Life can be lonely at the top


Life can be lonely at the top

  • By Ian Bradley
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Executive coach as a confidant

Nowadays it seems that everyone has a coach- a life coach, an exercise coach even a financial coach. In my case, as an executive coach who is also a clinical psychologist, I have the advantage of being able to draw upon a vast array of psychological knowledge and techniques to help my business clients. The help typically begins by deconstructing the problem situation and then suggesting the many tricks and tools that psychology has empirical evidence of effectiveness – all heady stuff, right!

However, often what I provide my clients is someone to talk to.

Why is such a seemingly mundane aid so important? Because as one advances in an organization, one gains power but loses social support.

It’s ironic that career advancement is associated with many perks including power of decision-making, salary, and maybe even the corner office, but not social support. The fact is that the vital ability to talk to colleagues about problems and challenges diminishes with success. Often, this leaves C-level executives alone to wrestle with self-doubts, challenges or even successes.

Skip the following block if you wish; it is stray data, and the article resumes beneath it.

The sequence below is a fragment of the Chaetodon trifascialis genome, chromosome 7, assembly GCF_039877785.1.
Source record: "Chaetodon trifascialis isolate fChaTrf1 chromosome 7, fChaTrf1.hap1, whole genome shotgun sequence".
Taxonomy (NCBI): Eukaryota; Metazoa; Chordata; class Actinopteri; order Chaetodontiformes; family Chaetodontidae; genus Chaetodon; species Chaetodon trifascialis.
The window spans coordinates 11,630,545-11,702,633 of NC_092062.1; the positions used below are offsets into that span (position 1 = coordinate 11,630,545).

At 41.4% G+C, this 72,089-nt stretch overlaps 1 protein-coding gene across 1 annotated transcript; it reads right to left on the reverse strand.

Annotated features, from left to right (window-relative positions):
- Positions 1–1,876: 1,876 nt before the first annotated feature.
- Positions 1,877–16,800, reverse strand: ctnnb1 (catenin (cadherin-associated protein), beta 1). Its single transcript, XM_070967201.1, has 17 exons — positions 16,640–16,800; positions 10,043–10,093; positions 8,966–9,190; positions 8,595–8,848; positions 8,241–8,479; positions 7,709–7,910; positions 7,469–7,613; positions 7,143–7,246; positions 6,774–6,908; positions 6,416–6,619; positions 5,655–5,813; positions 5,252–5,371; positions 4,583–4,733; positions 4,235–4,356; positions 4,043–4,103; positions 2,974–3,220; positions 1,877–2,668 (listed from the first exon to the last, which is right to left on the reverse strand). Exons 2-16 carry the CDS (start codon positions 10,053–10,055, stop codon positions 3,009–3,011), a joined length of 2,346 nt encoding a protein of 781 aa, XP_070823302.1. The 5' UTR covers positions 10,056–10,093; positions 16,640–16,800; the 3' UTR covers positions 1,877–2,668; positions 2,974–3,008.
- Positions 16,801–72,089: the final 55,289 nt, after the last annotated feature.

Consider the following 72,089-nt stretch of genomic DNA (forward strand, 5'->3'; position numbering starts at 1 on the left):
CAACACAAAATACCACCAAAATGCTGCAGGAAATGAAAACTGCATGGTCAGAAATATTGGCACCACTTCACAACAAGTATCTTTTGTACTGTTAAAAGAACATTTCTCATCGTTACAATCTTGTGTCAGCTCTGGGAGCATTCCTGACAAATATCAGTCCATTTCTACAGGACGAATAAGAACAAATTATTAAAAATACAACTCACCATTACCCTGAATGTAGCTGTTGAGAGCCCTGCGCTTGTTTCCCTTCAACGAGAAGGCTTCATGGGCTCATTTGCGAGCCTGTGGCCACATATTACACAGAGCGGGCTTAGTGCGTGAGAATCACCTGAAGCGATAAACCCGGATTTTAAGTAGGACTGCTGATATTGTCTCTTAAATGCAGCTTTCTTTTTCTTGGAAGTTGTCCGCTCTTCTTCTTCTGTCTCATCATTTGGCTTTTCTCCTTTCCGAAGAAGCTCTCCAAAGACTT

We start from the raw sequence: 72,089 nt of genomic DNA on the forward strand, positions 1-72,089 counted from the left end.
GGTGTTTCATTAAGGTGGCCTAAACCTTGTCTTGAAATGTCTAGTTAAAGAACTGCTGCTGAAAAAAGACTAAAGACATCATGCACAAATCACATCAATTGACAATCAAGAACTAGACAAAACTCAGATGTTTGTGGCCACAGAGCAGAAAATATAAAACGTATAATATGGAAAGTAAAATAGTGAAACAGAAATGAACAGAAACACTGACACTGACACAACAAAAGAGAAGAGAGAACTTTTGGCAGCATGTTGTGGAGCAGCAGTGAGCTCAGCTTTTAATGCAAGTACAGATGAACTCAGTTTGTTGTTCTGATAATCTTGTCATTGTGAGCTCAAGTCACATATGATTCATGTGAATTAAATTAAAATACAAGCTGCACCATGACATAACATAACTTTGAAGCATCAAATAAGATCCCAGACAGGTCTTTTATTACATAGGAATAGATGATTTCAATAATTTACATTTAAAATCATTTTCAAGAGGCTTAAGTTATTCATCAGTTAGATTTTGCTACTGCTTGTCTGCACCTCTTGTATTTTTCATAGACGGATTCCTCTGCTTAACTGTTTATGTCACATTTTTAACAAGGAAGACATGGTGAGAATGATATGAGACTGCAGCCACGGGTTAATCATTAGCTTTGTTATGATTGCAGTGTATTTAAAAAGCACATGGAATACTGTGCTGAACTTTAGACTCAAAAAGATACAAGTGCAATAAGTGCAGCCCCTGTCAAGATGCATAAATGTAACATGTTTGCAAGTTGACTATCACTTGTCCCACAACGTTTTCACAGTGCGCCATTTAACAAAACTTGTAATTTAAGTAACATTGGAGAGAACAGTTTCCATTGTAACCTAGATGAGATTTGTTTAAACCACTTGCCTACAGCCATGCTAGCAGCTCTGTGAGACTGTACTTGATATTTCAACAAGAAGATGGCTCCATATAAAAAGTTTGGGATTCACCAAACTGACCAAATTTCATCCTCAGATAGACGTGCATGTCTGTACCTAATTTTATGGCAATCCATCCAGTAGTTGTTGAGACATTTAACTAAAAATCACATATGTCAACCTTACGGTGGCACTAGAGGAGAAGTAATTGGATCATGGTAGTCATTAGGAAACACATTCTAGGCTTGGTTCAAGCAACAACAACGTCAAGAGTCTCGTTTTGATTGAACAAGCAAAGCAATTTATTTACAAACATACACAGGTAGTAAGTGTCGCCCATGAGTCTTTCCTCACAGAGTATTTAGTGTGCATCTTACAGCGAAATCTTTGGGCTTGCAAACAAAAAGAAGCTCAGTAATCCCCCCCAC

Consider the typical, regional sales meeting where district sales managers are held to task concerning missed sales targets by the VP of Sales. What happens after a particularly tough meeting- the managers get together in informal groups to gripe or vent. What happens to the VP? He or she goes back to their office to think.

Although there always is an executive team, senior executive are often too busy to discuss their own personal challenges. When they do meet, it’s often a meeting run by the CEO where the dynamic is to achieve results and not share concerns that are often incorrectly perceived as signs of weakness.

In addition to bringing psychological solutions to workplace problems, my role as an executive coach involves being an important, and sometimes the only, confidant. This role is especially important with sensitive topics such as succession or major organizational change where careful preliminary planning is required before the issues can be expressed more directly in the workplace.

Executive coaching like psychotherapy embeds specific interventions and techniques in a supportive and understanding relationship.